How to Determine When it’s Time to Use a CDN for your WordPress Blog

Filed as Blog Tips on May 14, 2014 6:57 pm

Over the past few years, Content Delivery Networks (CDN) have become increasingly popular and affordable as websites owners seek new ways to increase speed and improve security. In as few words as possible, CDN’s help to distribute your website’s content across the globe to ensure that wherever your visitors may be, your website can be loaded from a data center fairly close to their location. The closer website data centers are to your users, the faster websites will load for them. Therefore, a user in Australia trying to access a website hosted in the UK will load slower than one hosted nearby within the same continent or region. CDN’s eliminate the distance issue.

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With all the hype and popularity that these systems have garnered, many site owners rushed to try out the many services on offer by providers on the web. Some experiences were great, some disappointing and others didn’t notice any differences in their site’s loading time. These mixed experiences are the result of a lack of information regarding one’s particular need of the service, how to implement it and what to expect.

Here’s what the average WordPress blogger should know before deciding to use a CDN.

What’s Your Content & Visitor Profile?

Think about the type of content you’re delivering via your blog. Do you use a lot of pictures in your articles, offer file downloads, selling a high demand product and host large and detailed articles with mission critical assets? If you’re delivering a vast amount of content on your blog then this means more information will need to be downloaded by your site visitors, meaning a greater use of network bandwidth. In this case you should consider using a CDN as the distributed networks will ensure that your heavy static data is delivered as efficiently as possible to all visitors from around the globe.

Your visitor profile

As your blog grows, you may notice visitors from various locations across the globe. Depending on your target market and your blog’s focus topics, you may realize that visitors are primarily from specific regions. For example, if your site is hosted in the US and you’re mainly attracting visitors from the UK or Africa, then those visitors will experience a particular speed boost through your CDN.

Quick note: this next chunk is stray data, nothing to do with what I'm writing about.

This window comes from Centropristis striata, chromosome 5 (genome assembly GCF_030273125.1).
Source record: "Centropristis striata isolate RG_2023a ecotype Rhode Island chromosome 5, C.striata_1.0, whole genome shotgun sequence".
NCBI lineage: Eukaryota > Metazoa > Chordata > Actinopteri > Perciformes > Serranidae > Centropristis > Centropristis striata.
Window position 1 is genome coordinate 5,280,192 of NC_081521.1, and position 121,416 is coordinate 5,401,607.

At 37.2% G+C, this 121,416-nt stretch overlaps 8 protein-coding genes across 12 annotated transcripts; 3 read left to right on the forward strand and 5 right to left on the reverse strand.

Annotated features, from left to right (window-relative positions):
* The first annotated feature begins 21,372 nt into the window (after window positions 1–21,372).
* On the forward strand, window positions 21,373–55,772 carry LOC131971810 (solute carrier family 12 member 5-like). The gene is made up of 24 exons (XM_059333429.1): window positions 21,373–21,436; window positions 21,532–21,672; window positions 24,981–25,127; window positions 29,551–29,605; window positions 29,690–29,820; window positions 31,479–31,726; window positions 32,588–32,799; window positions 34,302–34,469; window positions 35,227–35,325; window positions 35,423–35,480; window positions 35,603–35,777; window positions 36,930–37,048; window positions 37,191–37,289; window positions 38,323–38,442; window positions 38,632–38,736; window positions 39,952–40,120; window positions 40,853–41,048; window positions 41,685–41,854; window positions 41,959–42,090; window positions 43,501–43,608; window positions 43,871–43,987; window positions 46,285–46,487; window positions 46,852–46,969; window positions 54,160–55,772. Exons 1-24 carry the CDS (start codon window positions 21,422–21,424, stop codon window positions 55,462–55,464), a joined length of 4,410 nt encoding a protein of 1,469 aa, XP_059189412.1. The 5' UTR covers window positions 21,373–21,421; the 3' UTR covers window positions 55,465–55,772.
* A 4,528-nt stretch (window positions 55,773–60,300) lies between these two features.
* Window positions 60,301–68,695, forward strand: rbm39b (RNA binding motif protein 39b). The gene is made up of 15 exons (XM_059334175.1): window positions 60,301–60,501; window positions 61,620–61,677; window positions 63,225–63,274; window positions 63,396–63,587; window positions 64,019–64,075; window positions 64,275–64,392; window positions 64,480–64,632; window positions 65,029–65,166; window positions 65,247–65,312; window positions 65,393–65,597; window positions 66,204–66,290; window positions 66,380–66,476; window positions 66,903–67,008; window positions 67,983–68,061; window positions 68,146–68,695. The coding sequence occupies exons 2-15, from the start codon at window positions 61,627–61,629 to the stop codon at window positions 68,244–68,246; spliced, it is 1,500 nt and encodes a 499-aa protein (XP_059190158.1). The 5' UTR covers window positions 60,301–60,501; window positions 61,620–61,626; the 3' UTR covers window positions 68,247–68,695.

Also, are your visitors mainly accessing your site via mobile? Mobile users will experience slightly faster speeds than desktop users.

Note, however, a new lightweight blog with 10 basic pages may hold off a bit on acquiring the services of a CDN since there’s not much of an audience to deliver content to in the first place. You can grow into the service as your site becomes more popular and demands greater resources.

Your Web Host Isn’t Quite Top Tier

If you’re OK with using a lower-end web host for the sake of saving a few dollars or attached for some other reason then you could consider a CDN. Usually, low tier web hosts do not quite deliver great quality as it relates to speed, abundant bandwidth and reliability of their servers. So a CDN will give you an excellent boost and an extra layer of protection for your blog since most service providers host a backup copy of your site’s content in case of outages with your current host.

Don’t forget also that Google ranks faster loading sites better since it means a better user experience for its users.

Are You Serious About Security?

Whether you’re using a cheap lower tier web host or not, you need to be concerned about the security of your website. Thankfully, many CDN providers bundle their services and offer complete solutions that help to boost your website’s status for speed, availability and protection. Due to the fact that they have vast network resources dedicated to delivering high availability and up-time.

Fireblade, for instance, bundles their CDN offering with standard DDoS (Denial-of-service) protection, anti-spam and abuse protection to help mitigate threats to online properties. These services are miles ahead of what your typical hosting provider will be able to offer and are crucial in an age where websites are being hijacked without many owners even knowing.

To conclude, if you value your site visitor’s experiences, search engine performance and are serious about securing your WordPress blog, then a CDN is a worthwhile option for you. A small investment in your site’s health is a powerful preventative measure for future threats and is enough to give you a small edge over competitors.

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  1. By Adam Kielich posted on May 15, 2014 at 1:42 pm
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    I am going to have to get on board with a CDN because I am locked into a contract with a host that was really cheap but is offering cheap services. I thought a website that was mostly text-based with a few images on wordpress would be a light load but as it turns out that’s not the case. Some days my page loads at a crawl like it’s 1997 rather than 2014.

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